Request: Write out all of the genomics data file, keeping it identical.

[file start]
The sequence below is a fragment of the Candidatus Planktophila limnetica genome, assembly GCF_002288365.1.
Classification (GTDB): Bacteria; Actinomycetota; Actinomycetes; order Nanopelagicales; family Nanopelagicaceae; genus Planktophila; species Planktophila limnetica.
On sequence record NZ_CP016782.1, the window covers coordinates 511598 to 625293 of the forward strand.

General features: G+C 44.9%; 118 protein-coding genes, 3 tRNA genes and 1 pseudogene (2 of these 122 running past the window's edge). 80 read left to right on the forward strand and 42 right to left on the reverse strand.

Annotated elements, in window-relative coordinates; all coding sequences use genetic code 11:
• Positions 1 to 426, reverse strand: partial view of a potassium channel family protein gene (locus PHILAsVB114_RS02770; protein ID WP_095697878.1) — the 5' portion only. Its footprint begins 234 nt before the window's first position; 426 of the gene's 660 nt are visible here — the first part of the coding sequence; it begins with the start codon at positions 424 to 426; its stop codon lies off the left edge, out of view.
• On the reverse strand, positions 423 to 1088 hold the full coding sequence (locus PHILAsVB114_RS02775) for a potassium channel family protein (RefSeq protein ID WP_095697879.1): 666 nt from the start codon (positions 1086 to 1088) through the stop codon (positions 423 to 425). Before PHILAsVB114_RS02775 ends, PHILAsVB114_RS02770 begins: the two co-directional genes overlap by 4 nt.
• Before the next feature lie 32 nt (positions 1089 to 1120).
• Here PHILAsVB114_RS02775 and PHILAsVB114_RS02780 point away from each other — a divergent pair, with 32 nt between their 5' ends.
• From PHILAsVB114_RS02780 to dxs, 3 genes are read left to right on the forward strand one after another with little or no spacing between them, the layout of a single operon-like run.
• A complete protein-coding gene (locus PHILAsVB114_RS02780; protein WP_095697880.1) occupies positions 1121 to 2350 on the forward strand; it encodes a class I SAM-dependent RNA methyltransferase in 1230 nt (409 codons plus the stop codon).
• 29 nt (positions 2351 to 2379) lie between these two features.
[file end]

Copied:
The sequence below is a fragment of the Candidatus Planktophila limnetica genome, assembly GCF_002288365.1.
Classification (GTDB): Bacteria; Actinomycetota; Actinomycetes; order Nanopelagicales; family Nanopelagicaceae; genus Planktophila; species Planktophila limnetica.
On sequence record NZ_CP016782.1, the window covers coordinates 511598 to 625293 of the forward strand.

General features: G+C 44.9%; 118 protein-coding genes, 3 tRNA genes and 1 pseudogene (2 of these 122 running past the window's edge). 80 read left to right on the forward strand and 42 right to left on the reverse strand.

Annotated elements, in window-relative coordinates; all coding sequences use genetic code 11:
• Positions 1 to 426, reverse strand: partial view of a potassium channel family protein gene (locus PHILAsVB114_RS02770; protein ID WP_095697878.1) — the 5' portion only. Its footprint begins 234 nt before the window's first position; 426 of the gene's 660 nt are visible here — the first part of the coding sequence; it begins with the start codon at positions 424 to 426; its stop codon lies off the left edge, out of view.
• On the reverse strand, positions 423 to 1088 hold the full coding sequence (locus PHILAsVB114_RS02775) for a potassium channel family protein (RefSeq protein ID WP_095697879.1): 666 nt from the start codon (positions 1086 to 1088) through the stop codon (positions 423 to 425). Before PHILAsVB114_RS02775 ends, PHILAsVB114_RS02770 begins: the two co-directional genes overlap by 4 nt.
• Before the next feature lie 32 nt (positions 1089 to 1120).
• Here PHILAsVB114_RS02775 and PHILAsVB114_RS02780 point away from each other — a divergent pair, with 32 nt between their 5' ends.
• From PHILAsVB114_RS02780 to dxs, 3 genes are read left to right on the forward strand one after another with little or no spacing between them, the layout of a single operon-like run.
• A complete protein-coding gene (locus PHILAsVB114_RS02780; protein WP_095697880.1) occupies positions 1121 to 2350 on the forward strand; it encodes a class I SAM-dependent RNA methyltransferase in 1230 nt (409 codons plus the stop codon).
• 29 nt (positions 2351 to 2379) lie between these two features.